As discussed earlier, there are a number of factors that courts examine to determine whether information is a trade secret. Dutifully adhering to these factors is one of the best things a business can do to help in any future litigation involving a trade secret. It is also helpful to have your employees sign a non-disclosure agreement. No factor or non-disclosure agreement is dispositive, however, because the information may be sufficiently general to prevent it from becoming a trade secret.
Courts generally view information learned by employees in two separate classes. "First, an employee may obtain information of a general nature simply by being on the job. An employer would have no reasonable expectation that such information would be treated as a trade secret. An employee is free to use or disclose this type of general information." Second, there is information "which the employer intends to keep secret by, for example, physically hiding it from view or . . . requiring confidentiality."  The former is not entitled to trade secret protection, but the latter may be.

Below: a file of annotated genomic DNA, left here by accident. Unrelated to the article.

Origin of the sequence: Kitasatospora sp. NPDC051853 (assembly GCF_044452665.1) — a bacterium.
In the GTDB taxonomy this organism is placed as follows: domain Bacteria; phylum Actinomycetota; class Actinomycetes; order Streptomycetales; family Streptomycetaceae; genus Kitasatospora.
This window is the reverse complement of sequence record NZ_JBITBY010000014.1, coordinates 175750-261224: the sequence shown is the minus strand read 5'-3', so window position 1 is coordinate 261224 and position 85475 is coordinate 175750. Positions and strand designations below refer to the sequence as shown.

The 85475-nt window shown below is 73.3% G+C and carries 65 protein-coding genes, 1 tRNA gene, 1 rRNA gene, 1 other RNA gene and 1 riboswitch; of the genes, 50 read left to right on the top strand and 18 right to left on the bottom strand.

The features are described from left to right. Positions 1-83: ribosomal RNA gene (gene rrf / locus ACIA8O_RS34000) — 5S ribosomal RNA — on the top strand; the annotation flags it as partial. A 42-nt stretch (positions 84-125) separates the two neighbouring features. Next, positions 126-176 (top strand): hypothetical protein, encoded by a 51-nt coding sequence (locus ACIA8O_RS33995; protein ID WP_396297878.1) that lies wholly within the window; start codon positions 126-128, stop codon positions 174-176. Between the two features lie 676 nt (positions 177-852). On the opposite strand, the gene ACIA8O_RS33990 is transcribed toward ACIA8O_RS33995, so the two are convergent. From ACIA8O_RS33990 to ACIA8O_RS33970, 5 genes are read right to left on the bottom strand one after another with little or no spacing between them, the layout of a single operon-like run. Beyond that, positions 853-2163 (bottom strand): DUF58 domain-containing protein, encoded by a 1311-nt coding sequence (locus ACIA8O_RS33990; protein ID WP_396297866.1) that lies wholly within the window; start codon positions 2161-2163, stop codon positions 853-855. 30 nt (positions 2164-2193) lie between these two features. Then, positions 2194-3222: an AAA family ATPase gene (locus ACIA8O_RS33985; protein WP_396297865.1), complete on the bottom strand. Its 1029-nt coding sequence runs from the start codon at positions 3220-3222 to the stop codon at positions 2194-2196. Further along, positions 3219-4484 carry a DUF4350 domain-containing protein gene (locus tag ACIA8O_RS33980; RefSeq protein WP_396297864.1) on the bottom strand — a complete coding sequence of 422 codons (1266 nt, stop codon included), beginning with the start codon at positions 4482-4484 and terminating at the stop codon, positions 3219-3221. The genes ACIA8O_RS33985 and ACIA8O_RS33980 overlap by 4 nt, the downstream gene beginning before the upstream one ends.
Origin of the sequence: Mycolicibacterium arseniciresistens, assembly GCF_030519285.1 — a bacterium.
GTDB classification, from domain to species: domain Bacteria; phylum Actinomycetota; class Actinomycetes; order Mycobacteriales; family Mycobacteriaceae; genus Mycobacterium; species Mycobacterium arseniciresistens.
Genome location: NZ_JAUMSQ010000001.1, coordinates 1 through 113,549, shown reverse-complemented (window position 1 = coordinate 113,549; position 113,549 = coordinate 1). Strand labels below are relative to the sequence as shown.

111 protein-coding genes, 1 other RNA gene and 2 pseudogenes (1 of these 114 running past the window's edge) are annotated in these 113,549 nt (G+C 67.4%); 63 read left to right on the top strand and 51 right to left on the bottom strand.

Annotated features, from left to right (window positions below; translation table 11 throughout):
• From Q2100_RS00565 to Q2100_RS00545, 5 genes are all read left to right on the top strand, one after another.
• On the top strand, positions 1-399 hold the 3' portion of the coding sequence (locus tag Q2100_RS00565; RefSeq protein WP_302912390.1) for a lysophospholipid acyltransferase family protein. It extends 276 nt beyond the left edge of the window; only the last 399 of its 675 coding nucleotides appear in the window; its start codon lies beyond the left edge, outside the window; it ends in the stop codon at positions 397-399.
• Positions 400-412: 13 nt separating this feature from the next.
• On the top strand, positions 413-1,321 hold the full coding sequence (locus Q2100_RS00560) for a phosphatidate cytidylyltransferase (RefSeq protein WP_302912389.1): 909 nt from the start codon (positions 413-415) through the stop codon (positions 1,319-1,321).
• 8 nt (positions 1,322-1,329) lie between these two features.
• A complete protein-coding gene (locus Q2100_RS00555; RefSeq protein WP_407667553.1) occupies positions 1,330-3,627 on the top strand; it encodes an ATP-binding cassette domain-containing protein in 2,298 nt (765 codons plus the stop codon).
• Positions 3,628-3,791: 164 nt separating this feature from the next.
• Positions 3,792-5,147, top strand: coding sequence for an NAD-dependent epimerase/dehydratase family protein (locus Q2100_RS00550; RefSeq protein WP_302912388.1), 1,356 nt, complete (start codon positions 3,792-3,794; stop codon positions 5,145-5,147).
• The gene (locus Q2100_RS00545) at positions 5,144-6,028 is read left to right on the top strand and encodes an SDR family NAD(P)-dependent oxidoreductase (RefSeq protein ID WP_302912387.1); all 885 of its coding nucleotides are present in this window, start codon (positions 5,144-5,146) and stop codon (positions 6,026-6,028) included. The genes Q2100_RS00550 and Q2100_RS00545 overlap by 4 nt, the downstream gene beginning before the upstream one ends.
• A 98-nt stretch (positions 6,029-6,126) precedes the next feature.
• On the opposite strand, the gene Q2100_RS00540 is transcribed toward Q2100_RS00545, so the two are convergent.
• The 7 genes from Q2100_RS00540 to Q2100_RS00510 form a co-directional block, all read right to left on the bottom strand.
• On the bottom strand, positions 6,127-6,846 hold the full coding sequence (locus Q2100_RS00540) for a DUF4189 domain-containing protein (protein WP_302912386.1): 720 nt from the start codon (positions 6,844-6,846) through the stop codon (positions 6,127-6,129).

One can see that a purported trade secret must not be generally known. It must also be economically valuable. But we already knew that. If a trade secret consists of patentable subject matter, it does not need to have the same standard of inventiveness as a patent.  Ipso facto, trade secrets need only be in a Goldilocks' Zone -- to steal a term from astrobiology -- between which they must not consist of general information but do not need to be so inventive that a hypothetical patent could be obtained.
Cemen Tech, Inc. v. Three D Industries, LLC, 753 N.W. 2d 1, 7-8 (Iowa 2008).